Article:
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Preserving Season Has Begun Again

We love Creasy Green which others may call Field Cress or Dryland Cress.  We haven’t had any on this farm though we’ve tried several times.  We’ve concluded that the ground is too rich and creasy greens like poor ground.

These are the earliest of spring greens and they love the cooler weather. They’re not strong or bitter.

We have a market fairly close to home that brings in fresh produce weekly and we asked the owner of SuperValu on Rt. 460 if he could get some in and call us when they come in.  He called on Sunday afternoon and we went to pick them up.

The box they came in is about the size of banker’s box and held about 15 pounds of greens. The cost was $1.49 per pound or a whole box for $25.00 and we got the entire case.

Monday and Tuesday afternoon I washed them, washed them a second time (sand seems to hold fast to them) and then blanched them in a very large pot.

This is the largest stainless steel pot I own and I filled it to the top and put about an inch of water in the bottom of the pot.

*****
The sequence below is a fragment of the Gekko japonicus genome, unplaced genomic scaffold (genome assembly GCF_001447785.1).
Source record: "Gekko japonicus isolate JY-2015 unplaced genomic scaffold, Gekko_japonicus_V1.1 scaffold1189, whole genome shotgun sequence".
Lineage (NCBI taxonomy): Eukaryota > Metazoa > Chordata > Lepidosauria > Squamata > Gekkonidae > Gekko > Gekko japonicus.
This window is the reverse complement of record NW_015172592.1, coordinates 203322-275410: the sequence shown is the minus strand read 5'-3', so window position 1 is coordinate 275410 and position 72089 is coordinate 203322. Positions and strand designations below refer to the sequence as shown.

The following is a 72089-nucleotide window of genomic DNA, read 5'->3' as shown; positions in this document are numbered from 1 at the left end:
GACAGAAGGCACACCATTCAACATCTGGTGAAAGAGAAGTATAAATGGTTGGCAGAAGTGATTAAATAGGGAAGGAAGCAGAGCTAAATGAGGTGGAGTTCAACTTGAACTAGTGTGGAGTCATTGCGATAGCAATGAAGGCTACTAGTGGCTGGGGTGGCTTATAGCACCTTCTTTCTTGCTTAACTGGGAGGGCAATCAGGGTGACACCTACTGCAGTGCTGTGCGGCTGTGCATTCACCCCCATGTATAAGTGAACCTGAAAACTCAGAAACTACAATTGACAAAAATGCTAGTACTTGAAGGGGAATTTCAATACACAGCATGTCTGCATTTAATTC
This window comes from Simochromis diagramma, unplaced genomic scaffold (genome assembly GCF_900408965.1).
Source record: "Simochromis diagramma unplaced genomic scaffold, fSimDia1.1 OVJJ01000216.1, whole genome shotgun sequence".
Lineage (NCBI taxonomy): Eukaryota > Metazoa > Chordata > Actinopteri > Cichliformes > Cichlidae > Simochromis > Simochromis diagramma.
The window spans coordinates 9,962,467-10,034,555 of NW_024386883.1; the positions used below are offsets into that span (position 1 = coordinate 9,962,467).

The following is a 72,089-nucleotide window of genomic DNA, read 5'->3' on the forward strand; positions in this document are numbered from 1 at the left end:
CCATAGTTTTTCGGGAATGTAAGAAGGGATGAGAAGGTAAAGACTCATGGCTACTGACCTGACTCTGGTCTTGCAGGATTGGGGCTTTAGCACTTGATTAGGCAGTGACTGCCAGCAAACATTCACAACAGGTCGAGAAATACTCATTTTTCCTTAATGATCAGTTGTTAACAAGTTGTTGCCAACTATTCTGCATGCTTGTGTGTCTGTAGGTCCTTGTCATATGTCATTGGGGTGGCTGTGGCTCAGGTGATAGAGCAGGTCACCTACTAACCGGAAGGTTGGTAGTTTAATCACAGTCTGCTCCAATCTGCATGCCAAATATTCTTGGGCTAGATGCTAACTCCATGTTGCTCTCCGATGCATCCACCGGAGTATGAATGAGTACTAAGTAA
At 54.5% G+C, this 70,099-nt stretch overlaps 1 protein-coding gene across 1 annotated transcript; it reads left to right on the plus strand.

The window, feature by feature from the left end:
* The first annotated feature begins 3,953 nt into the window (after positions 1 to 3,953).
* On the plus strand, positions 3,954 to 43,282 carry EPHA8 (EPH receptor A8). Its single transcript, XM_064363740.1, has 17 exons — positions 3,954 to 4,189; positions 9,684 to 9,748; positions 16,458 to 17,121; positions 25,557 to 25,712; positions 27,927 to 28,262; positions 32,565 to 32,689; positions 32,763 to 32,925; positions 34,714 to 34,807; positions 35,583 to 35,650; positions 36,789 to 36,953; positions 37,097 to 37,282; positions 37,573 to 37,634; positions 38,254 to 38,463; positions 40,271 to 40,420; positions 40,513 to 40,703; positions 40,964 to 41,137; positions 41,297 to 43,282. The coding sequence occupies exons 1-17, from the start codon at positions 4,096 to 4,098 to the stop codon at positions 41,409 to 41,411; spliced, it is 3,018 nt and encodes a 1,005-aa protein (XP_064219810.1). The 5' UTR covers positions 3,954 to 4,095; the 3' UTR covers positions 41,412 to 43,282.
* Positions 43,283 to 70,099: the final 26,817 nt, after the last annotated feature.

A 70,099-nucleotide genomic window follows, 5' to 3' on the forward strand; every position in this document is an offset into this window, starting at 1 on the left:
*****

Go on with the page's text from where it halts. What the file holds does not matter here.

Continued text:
I boiled it hard to blanch the greens and they cooked down to about a quarter of the bottom of the pot.  No salt or seasoning because I wanted to freeze them in quart bags.  I got six quarts out of the first cooking and four out of the second batch.  We had a large bowl of them for dinner last night and they were so good.

I can keep them in the freezer for about six months but they won’t last that long.  I froze just enough in each bag for a meal for the two of us.

We love them with pinto beans, fried potatoes, and cornbread!!  Great meal!

SUGAR TIME

Maple sugar time is upon us and because of the freaky weather we may not get to make any this year.  It’s either raining or icing our world and we’re sure the sap has come up but we’re expecting 20 degree weather over the weekend and next week.

This is a tree tapping we did last year.

Pints and quarts of heavenly fresh maple syrup in 2018